Cold War Kids recently graced the stage at the historic McMenamins Crystal Ballroom in Portland, celebrating an impressive 20 years of their musical journey. Words and photos by Jenny Shackleton.

Austin-based indie duo, Hovvdy began the night as openers creating an intimate atmosphere with their dreamy blend of lo-fi indie rock and folk. Their latest album, “True Love,” resonated with the crowd, and tracks like “Cathedral” and “Runner” left a lasting impression. As the final chords of “Brave” faded, genuine applause filled the air—a sweet aftertaste of an opening act that lingered long after the lights dimmed. The atmosphere shifted seamlessly from introspective moments during Hovvdy’s set to the explosive highs of Cold War Kids’ performance.

The band launched into their set with the captivating track “Who’s Going to Love Me Now.” High-energy tunes kept the momentum going, but they also took moments to slow down and connect with the audience. “Sunday in the City” set the mood, and lead singer Nathan Willet’s maraca-shaking dance moves during “Ceiling Fan” added a delightful touch. The band treated fans to several new songs from their self-titled album released the previous year, including the single “Heaven in Your Hands.” Whether it was the die-hard fans who had followed the band for two decades or the newcomers discovering their sound, everyone was united by the rhythm and lyrics. As the final notes of “Something is Not Right with Me” echoed, the applause was thunderous. The crowd spilled out onto Burnside Street, still humming the tunes that had woven their way into their hearts.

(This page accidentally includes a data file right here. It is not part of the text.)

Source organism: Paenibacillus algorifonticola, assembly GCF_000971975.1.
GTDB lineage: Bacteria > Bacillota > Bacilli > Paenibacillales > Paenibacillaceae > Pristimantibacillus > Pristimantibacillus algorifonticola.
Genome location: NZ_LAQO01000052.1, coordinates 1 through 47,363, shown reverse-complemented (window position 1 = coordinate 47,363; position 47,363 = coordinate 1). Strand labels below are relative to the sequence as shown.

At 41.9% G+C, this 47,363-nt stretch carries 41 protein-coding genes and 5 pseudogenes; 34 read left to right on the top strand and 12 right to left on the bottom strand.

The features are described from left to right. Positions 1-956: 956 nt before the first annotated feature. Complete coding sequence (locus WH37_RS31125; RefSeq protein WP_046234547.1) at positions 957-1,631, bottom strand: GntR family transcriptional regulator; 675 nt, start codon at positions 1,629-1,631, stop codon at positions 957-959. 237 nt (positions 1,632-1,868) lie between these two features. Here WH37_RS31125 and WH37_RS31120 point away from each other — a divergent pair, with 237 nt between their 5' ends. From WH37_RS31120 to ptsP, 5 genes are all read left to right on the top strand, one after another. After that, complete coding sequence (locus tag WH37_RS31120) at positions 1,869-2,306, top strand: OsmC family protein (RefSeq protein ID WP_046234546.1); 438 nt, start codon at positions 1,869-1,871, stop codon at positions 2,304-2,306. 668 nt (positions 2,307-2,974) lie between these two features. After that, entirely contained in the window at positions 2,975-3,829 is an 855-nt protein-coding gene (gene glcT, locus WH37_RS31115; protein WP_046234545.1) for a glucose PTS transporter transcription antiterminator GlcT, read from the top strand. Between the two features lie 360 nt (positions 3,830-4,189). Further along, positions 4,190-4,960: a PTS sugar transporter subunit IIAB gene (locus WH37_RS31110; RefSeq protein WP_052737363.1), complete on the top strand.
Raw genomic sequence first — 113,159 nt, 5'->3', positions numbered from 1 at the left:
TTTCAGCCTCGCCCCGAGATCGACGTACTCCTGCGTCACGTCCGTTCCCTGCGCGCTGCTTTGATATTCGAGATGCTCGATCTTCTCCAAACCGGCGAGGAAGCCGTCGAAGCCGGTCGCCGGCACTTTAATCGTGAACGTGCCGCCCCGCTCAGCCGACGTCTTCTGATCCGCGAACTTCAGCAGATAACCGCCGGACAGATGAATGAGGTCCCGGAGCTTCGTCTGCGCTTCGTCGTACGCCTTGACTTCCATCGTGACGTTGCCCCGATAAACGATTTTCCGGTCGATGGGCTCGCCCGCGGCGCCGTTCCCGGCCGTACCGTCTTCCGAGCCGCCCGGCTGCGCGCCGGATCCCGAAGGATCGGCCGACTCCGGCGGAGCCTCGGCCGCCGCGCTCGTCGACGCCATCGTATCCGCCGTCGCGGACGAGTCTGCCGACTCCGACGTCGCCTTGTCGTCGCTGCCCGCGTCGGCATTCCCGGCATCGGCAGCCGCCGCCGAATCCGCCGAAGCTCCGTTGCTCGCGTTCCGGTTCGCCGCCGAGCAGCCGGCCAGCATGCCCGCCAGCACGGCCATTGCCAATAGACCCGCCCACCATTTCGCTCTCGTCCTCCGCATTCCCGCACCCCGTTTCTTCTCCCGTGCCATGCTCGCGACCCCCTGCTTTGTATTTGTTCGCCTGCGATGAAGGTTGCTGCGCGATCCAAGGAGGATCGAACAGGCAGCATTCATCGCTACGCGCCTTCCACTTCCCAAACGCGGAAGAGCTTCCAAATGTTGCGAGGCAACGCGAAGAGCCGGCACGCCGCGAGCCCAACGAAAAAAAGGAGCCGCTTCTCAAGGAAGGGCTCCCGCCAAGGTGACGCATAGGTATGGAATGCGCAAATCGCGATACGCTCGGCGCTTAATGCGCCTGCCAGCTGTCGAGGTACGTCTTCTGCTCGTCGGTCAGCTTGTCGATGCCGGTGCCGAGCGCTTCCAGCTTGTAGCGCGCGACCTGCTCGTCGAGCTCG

The Crystal Ballroom had witnessed countless performances, but this one felt special—an ode to the past, a celebration of the present, and a promise of more music-filled nights to come.

Hovvdy, the Austin-based indie duo, graced the stage at Portland’s Crystal Ballroom, creating an intimate atmosphere with their dreamy blend of lo-fi indie rock and folk. Their latest album, “True Love,” resonated with the crowd, and tracks like “Cathedral” and “Runner” left a lasting impression. As the final chords of “Brave” faded, genuine applause filled the air—a sweet aftertaste of an opening act that lingered long after the lights dimmed.

Photographer | + posts

Jenny Shackleton (she/her) is a photographer based in Portland, OR, originally hailing from Philadelphia, PA. Her love for live music started over 15 years ago after seeing the Jonas Brothers perform on their Burning Up tour in 2008 and the rest is history. As a naturally shy person, it’s surprising she feels so comfortable at concerts with hundreds of people attending, but has always believed that they are special, somewhat liminal, spaces. Everyone is there for the same reason: to have the best night and see artists pour their souls’ onto the stage. That is what Jenny likes to capture in her photos. Jenny enjoys spending time outside with her partner and their dog, watching movies, and owning way too many sneakers.